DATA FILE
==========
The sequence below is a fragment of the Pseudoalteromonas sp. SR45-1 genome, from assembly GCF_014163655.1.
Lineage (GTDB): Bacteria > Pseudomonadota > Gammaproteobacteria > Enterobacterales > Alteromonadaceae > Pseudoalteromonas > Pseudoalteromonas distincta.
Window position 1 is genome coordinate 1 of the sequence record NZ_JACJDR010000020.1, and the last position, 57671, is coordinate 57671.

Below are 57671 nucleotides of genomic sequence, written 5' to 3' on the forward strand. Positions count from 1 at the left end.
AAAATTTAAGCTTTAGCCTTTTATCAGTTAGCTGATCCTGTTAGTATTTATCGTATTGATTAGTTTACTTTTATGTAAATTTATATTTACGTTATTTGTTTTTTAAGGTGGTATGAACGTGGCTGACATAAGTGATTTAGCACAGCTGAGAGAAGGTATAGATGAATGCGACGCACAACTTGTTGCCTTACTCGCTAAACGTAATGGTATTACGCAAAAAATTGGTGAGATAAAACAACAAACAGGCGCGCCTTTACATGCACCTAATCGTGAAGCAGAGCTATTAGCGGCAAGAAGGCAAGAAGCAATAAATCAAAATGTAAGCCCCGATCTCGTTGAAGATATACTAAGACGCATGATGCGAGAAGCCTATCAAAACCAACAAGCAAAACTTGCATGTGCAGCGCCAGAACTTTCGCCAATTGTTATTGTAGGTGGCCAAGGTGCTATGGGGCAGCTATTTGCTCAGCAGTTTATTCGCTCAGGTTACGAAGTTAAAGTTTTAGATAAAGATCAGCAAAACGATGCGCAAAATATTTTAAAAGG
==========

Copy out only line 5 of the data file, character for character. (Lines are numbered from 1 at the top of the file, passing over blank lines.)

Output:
AAAATTTAAGCTTTAGCCTTTTATCAGTTAGCTGATCCTGTTAGTATTTATCGTATTGATTAGTTTACTTTTATGTAAATTTATATTTACGTTATTTGTTTTTTAAGGTGGTATGAACGTGGCTGACATAAGTGATTTAGCACAGCTGAGAGAAGGTATAGATGAATGCGACGCACAACTTGTTGCCTTACTCGCTAAACGTAATGGTATTACGCAAAAAATTGGTGAGATAAAACAACAAACAGGCGCGCCTTTACATGCACCTAATCGTGAAGCAGAGCTATTAGCGGCAAGAAGGCAAGAAGCAATAAATCAAAATGTAAGCCCCGATCTCGTTGAAGATATACTAAGACGCATGATGCGAGAAGCCTATCAAAACCAACAAGCAAAACTTGCATGTGCAGCGCCAGAACTTTCGCCAATTGTTATTGTAGGTGGCCAAGGTGCTATGGGGCAGCTATTTGCTCAGCAGTTTATTCGCTCAGGTTACGAAGTTAAAGTTTTAGATAAAGATCAGCAAAACGATGCGCAAAATATTTTAAAAGG